EAST LANSING — There was something missing from many recent Michigan hockey press conferences — a smile.
But after Friday’s 6-1 win over archrival Michigan State, the players couldn’t help but display them often.
Junior defenseman Chris Summers laughed off questions about his history of scoring success against the Spartans.
Sophomore forward Aaron Palushaj grinned after admitting he didn’t notice that Michigan State goalie Jeff Lerg had been pulled.
And freshman forward David Wohlberg set off a chain of laughter through the room when he compared facing the Spartans to playing against Russia.
The atmosphere was relaxed. It was fun. And it was, well, confident. After a huge blowout win, the Wolverines had no reason to be nervous for the second game of the series.
Except, they most certainly did.
For a team that has hovered around .500 for much of the season, a sweep means so much more than a split.
Forget that an unranked Michigan State rode a nine-game winless streak into the matchup. Throw out records in a huge rivalry game.
“We’ve been an up-and-down team in the first half Friday or Saturday, Saturday or Friday,” Michigan coach Red Berenson said late Saturday night outside of the visiting locker room. “It’s been a long time since we’ve put together a complete weekend. It feels good right now.”
His team had just scored three goals in the final 2:29 of the third period to beat Michigan State, 5-3, and stun the raucous green-and-white crowd.
When the Wolverines punctuated Saturday’s come-from-behind effort with an empty-netter, they could finally breathe a sigh of relief. Trailing for most of the third frame, Michigan seemed destined for another weekend split and another loss at Munn Ice Arena.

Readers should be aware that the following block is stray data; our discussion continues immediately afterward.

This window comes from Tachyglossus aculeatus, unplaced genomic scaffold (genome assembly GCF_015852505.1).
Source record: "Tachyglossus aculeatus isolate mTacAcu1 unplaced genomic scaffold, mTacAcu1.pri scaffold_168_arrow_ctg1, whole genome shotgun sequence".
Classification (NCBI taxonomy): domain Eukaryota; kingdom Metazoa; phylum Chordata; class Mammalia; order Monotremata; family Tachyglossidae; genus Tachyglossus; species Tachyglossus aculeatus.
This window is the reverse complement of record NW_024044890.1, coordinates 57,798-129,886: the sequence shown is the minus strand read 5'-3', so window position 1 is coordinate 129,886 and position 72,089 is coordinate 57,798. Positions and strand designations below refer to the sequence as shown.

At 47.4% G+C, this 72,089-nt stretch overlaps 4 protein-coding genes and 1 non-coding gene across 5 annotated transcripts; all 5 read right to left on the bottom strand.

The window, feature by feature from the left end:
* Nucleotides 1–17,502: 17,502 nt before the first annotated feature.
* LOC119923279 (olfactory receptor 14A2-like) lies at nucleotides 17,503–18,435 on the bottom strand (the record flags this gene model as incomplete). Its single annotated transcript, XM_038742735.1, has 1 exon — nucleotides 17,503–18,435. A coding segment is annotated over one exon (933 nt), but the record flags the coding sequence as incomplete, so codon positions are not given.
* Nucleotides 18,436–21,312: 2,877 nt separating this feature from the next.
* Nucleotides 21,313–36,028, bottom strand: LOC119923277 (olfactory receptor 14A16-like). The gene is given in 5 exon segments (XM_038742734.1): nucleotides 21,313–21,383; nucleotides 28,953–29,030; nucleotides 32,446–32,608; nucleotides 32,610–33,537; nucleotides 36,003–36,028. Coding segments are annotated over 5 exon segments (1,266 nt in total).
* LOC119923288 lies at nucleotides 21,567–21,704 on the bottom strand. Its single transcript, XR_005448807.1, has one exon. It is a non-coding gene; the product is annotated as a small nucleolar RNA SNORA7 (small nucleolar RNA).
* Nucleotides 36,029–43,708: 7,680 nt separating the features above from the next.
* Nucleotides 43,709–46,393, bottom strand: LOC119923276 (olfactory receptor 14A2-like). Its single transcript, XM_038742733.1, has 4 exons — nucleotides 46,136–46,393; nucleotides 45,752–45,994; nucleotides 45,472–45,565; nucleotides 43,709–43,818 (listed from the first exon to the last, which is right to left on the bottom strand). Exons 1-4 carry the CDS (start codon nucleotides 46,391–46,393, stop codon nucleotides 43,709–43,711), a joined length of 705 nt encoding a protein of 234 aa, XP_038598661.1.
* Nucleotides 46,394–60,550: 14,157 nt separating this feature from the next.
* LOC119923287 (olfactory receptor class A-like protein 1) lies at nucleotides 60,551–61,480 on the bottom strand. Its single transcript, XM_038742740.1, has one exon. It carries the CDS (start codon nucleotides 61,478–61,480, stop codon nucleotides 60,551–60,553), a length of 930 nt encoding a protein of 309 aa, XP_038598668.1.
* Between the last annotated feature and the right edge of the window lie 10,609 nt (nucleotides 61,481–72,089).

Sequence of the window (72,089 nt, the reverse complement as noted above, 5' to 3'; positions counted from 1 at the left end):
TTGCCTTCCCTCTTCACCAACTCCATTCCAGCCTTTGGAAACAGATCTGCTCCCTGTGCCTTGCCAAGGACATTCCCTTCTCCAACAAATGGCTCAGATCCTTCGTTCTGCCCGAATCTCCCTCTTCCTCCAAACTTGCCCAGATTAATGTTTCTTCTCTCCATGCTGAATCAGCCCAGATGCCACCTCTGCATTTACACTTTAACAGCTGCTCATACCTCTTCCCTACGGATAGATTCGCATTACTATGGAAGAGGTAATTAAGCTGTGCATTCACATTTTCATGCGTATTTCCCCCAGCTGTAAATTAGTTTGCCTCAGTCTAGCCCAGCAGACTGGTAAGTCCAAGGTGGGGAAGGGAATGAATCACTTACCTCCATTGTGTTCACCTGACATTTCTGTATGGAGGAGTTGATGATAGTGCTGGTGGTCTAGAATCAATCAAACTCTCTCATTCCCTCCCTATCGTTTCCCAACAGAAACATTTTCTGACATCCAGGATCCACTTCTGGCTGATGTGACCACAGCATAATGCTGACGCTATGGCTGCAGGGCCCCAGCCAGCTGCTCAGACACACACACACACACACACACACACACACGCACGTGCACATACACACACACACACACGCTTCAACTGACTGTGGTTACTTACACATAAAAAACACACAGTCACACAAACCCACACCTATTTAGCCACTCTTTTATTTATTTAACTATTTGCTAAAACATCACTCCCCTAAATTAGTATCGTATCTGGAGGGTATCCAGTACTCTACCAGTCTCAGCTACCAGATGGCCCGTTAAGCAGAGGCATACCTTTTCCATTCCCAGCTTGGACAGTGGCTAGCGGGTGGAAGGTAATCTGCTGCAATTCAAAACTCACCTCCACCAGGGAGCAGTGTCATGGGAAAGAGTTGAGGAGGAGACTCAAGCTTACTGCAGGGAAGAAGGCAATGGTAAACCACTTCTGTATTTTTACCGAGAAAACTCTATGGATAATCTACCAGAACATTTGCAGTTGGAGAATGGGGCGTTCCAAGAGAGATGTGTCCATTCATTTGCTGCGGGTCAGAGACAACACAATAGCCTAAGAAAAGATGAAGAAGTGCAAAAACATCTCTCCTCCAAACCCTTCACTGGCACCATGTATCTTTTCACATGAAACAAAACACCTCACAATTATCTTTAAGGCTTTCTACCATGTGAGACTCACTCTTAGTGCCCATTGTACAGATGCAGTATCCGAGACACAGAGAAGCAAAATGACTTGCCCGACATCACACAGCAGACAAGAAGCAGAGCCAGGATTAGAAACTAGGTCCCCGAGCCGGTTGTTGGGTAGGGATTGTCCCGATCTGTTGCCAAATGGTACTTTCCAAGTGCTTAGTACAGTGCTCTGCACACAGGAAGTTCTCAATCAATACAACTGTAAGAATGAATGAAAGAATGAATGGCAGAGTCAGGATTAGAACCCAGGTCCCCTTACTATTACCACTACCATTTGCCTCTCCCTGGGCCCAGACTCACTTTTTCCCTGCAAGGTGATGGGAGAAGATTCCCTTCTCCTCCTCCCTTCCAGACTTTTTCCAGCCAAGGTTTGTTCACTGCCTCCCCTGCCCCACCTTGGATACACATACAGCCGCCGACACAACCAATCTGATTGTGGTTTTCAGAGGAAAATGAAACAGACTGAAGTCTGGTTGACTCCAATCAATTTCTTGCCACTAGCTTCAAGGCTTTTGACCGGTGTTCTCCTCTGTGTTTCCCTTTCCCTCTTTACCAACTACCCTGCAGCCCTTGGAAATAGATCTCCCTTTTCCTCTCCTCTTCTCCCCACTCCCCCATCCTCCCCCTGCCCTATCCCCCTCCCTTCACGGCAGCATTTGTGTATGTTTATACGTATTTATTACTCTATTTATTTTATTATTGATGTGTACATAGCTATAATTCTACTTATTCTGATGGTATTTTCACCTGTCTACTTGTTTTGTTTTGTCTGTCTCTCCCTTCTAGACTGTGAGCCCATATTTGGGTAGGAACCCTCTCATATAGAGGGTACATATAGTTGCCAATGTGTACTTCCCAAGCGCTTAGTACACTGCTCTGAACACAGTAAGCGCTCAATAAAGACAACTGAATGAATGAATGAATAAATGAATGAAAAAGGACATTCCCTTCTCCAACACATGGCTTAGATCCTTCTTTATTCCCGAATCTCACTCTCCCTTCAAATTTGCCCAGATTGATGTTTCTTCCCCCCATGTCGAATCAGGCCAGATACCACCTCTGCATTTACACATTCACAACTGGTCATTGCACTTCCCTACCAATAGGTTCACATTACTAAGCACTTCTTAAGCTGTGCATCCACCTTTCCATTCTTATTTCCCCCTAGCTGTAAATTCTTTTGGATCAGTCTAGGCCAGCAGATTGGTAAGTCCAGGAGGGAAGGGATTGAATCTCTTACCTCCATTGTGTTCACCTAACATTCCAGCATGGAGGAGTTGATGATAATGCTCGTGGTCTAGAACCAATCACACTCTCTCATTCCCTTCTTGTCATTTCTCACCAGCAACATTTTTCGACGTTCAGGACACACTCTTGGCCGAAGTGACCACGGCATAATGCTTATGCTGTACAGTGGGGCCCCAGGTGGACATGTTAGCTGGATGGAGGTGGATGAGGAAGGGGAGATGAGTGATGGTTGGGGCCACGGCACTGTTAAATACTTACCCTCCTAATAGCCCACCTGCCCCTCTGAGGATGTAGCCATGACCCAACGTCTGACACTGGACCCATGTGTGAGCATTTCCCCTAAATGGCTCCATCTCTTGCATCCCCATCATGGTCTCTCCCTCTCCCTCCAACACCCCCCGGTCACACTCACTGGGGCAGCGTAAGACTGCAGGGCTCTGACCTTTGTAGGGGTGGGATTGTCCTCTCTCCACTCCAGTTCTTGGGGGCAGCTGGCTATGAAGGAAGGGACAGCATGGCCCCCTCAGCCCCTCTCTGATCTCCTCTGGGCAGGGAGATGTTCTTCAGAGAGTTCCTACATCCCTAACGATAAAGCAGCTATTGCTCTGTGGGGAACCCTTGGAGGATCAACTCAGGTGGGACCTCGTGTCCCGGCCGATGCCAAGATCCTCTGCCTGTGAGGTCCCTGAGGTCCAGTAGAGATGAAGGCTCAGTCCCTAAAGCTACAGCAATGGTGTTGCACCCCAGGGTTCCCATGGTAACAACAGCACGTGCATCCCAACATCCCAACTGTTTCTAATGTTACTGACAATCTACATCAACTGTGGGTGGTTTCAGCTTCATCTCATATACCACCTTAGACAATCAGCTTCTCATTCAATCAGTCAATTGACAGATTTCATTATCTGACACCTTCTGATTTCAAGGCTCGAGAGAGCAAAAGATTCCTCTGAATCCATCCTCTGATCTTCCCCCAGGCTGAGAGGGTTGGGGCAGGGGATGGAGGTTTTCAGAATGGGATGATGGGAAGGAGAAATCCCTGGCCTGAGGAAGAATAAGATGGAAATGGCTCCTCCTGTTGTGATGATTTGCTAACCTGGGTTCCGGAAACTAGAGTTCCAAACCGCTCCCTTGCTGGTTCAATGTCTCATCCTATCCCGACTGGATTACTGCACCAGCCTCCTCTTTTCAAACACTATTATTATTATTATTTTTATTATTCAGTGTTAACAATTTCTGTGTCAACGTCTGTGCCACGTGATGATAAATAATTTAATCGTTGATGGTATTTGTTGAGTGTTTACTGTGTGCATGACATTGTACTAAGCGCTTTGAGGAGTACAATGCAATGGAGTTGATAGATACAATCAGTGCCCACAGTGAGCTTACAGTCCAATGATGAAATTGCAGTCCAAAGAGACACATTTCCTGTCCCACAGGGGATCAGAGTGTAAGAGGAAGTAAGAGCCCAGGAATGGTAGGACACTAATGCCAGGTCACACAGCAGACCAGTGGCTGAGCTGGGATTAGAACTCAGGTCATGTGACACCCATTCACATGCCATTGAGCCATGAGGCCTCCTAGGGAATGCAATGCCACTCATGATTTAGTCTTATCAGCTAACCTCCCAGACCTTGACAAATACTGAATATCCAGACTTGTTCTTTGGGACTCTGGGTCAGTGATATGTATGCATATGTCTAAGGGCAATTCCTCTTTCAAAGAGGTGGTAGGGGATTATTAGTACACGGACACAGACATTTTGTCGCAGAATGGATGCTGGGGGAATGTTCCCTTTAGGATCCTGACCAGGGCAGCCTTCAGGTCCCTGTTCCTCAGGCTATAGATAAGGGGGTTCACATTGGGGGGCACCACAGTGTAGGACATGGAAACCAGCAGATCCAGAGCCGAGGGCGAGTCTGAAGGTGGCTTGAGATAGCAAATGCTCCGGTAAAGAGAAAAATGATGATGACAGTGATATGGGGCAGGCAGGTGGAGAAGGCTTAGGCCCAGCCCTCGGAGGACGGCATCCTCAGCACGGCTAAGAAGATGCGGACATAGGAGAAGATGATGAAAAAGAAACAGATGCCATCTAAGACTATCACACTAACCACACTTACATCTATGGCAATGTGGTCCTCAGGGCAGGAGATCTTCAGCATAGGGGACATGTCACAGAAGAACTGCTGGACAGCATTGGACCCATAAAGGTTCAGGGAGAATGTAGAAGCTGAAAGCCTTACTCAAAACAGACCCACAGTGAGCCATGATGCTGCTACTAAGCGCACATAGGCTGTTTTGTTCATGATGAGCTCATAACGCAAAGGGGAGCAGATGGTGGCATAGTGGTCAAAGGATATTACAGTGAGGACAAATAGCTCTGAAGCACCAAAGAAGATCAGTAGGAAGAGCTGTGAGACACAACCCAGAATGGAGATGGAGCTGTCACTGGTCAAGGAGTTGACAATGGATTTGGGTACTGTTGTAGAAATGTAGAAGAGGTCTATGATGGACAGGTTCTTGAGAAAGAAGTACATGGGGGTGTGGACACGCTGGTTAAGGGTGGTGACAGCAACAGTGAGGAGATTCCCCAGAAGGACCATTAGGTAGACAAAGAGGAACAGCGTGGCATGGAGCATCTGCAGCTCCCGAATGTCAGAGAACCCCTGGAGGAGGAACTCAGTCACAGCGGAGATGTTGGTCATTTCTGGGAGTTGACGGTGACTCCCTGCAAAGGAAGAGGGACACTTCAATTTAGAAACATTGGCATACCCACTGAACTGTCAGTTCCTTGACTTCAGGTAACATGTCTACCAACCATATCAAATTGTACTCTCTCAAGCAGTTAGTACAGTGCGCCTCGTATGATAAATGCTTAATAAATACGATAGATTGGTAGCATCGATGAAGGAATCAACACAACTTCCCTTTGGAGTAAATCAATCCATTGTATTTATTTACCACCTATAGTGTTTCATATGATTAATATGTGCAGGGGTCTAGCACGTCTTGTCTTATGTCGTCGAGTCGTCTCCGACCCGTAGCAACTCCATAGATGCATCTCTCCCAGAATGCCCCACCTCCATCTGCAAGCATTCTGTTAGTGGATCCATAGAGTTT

But for the first time since beating Ohio State twice on Halloween weekend, the Wolverines did what they were supposed to — sweep the weaker team.
Michigan knows it can’t be a .500 team forever, and this weekend was a step in the right direction. The two victories mean as much as — maybe more than — the win over then-top-ranked Minnesota in the College Hockey Showcase.
There was no major let-up. The Wolverines played two complete games, from start to finish. An inconsistent team showed some consistency.
The Wolverines broke an 0-for-17 stretch on their power play.
They found a starting goalie.
They again halted the Friday loss-Saturday win pattern.
And, of course, they picked up two conference wins, which boosts them up to a tie for fifth in the standings.
Saturday’s press conference at Munn was more serious, business as usual. But the carefree, confident attitude from the day before wasn’t completely gone. It had shown up on the ice, where Michigan came from a goal down twice to claw back into the contest.
The Wolverines said the final six games of the first half of the season would tell them where they stand in the conference. Berenson said last week the series against Michigan State would be a chance for both teams to prove they’re not as bad as their records indicate.
And finally, fans can believe that the Wolverines are better than a .500 team.
Maybe it took playing the Spartans, whom they absolutely hate. Or perhaps, it was simply about time all the parts of Michigan’s game would come together.
No matter what caused it, the end results were smiles. And that confidence must stay if the Wolverines want to continue high-quality hockey going in the second half of the season.
And as Summers said Friday, “It feels pretty damn good.”